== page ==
Download Example D

Morphemic spelling is evidenced in the word building exercise of Lesson 5 of Spelling Through Morphographs. The focus is on the smallest unit of language that carries meaning-root words and affixes (prefixes/suffixes).

Download Example E

In addition to morphemic spelling is morphographic analysis where students learn to identify the component morphographs in a word. Morphographic analysis progresses through five stages of difficulty shown below.

Download Example F

Finally, spelling rules are taught to help increase spelling generalization. For example, students learn "dropping a final e, doubling a final consonant, and changing y to I" rules. A rule exercise is illustrated below.

Download Example G

 

What do Sample Lessons from DI Writing and Spelling Programs Look Like?

Lesson 62 of Reasoning and Writing Level E is shown. This lesson illustrates complex reasoning and writing skills pertaining to inferences.

Download Lesson A

Lesson 54 of Spelling Mastery Level D is provided. This lesson illustrates spelling rules, whole word spelling, and morphographic analysis, among other important spelling skills.

Download Lesson B

What Format Features Make DI Writing and Spelling Programs Unique and How Can We Use these Features without having These Programs Available?

There are several format features that make DI writing and spelling programs unique. These include: (a) clear teacher scripts, (b) placement tests and within program assessments, (c) choral (unison) responding and signals, (d) individual turns, and (e) error correction and verification techniques. If teachers do not have access to DI writing and spelling programs, they can still use these format features to enhance other published programs or teacher-developed lessons in the classroom.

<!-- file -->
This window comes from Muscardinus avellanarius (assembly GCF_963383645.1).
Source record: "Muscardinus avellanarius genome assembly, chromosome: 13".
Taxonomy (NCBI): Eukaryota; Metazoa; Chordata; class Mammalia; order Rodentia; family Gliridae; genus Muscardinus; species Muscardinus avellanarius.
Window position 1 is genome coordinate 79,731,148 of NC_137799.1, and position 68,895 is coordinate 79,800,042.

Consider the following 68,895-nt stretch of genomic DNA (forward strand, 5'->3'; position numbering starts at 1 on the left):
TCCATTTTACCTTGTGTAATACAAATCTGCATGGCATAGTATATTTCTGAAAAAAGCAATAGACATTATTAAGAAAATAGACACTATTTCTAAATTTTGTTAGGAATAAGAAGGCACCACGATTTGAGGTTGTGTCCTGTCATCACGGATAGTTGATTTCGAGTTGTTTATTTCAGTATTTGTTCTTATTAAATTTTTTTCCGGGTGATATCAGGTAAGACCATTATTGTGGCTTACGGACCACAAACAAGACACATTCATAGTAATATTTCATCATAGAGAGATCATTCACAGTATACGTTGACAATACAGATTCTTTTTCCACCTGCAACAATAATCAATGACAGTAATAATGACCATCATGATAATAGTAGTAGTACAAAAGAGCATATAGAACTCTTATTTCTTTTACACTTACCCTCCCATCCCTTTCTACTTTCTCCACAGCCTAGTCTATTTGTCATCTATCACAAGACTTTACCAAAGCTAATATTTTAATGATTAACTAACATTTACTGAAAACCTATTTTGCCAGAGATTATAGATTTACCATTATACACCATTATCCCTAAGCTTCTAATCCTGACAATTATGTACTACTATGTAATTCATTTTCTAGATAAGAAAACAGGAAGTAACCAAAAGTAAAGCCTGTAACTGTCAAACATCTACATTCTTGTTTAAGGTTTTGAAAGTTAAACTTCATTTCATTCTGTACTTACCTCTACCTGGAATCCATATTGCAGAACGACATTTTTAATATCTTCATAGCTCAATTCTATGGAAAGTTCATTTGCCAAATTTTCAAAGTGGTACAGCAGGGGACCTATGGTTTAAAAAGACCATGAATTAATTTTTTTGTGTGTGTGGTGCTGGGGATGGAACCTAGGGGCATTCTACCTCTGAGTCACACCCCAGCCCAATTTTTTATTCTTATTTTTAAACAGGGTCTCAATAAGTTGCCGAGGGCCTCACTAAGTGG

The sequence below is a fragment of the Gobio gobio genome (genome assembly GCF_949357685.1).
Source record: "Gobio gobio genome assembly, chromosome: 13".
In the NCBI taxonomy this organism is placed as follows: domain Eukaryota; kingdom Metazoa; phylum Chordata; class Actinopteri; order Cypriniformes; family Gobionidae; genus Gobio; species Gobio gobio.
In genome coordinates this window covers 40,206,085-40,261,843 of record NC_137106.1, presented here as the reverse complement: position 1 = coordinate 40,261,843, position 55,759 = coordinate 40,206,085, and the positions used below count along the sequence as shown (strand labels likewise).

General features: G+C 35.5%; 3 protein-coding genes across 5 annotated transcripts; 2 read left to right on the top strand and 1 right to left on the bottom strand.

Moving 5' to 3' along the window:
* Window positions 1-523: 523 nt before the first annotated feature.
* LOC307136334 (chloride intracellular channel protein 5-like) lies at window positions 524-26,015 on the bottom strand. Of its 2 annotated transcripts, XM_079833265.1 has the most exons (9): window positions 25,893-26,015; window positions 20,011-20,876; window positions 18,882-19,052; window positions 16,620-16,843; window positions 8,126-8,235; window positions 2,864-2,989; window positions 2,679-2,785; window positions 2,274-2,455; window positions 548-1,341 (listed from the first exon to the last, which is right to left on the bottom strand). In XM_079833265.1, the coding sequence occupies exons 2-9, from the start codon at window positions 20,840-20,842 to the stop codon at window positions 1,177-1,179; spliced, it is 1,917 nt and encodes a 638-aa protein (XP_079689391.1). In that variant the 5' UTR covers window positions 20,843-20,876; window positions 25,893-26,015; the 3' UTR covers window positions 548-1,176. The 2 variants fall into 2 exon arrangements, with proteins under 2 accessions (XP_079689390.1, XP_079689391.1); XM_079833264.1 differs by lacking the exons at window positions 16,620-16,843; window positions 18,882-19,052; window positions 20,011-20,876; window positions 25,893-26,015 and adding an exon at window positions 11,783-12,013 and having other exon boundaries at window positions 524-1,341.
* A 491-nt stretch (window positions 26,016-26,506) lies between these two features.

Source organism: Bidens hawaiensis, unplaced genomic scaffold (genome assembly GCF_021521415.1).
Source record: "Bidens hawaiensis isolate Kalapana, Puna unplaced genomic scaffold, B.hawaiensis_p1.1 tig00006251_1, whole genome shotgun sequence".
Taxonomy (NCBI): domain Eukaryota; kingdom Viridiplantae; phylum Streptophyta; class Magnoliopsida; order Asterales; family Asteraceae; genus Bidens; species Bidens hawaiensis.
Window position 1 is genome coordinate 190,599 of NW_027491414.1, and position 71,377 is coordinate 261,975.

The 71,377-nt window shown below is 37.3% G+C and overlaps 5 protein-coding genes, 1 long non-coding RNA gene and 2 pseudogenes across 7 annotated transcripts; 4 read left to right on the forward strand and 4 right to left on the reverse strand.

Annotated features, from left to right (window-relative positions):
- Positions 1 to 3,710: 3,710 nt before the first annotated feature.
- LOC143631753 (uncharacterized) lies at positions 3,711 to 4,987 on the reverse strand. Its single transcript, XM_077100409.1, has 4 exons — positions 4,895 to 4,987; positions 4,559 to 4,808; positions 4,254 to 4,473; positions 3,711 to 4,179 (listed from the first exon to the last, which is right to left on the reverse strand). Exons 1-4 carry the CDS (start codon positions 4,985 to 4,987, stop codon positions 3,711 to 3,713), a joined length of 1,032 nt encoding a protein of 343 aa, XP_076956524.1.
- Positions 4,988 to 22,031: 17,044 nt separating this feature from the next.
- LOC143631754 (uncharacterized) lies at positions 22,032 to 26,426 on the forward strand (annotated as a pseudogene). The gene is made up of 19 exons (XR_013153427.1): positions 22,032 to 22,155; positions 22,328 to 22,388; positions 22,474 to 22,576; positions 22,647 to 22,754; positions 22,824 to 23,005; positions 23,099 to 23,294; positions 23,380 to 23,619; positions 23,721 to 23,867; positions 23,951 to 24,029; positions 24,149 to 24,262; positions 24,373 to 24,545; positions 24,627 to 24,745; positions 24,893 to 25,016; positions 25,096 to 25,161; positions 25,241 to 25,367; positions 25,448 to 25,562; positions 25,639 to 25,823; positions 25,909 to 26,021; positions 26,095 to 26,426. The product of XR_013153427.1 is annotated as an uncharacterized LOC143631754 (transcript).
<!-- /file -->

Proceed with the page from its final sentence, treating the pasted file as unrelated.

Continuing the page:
Clear teacher scripts. Clear teacher scripts specify what teachers say (typically noted in color) and do (noted in regular print) and what students say or do (noted in italics). Words noted in bold in the teacher script are referred to as "pause and punch" words. These words should receive increased emphasis by the teacher (e.g., are said louder by the teacher or are said after a pause to stress the word). An example script from Spelling Mastery illustrates the clarity of teacher scripts.

Download Feature A

If teachers do not have access to DI writing and spelling programs, they may use scripts such as these to ensure consistency in the delivery of instruction in the classroom. Instructional assistants, parent volunteers, and tutors would benefit from having clearly defined instructions to provide to students. Substitute teachers would also benefit from clear scripts.

Placement tests and within program assessments. Placement tests and within program assessments allow teachers to place students in the proper level/lesson of DI writing and spelling programs and to track their performance over time. Students can be skilled grouped based on their performance on the placement test. The placement test from Spelling Through Morphographs is illustrated.

Download Feature B

Within program assessments help determine the efficacy of instruction. Teachers may decide to repeat lessons to ensure firm responding (mastery) before moving on or accelerate students to higher lessons/levels based on their performance.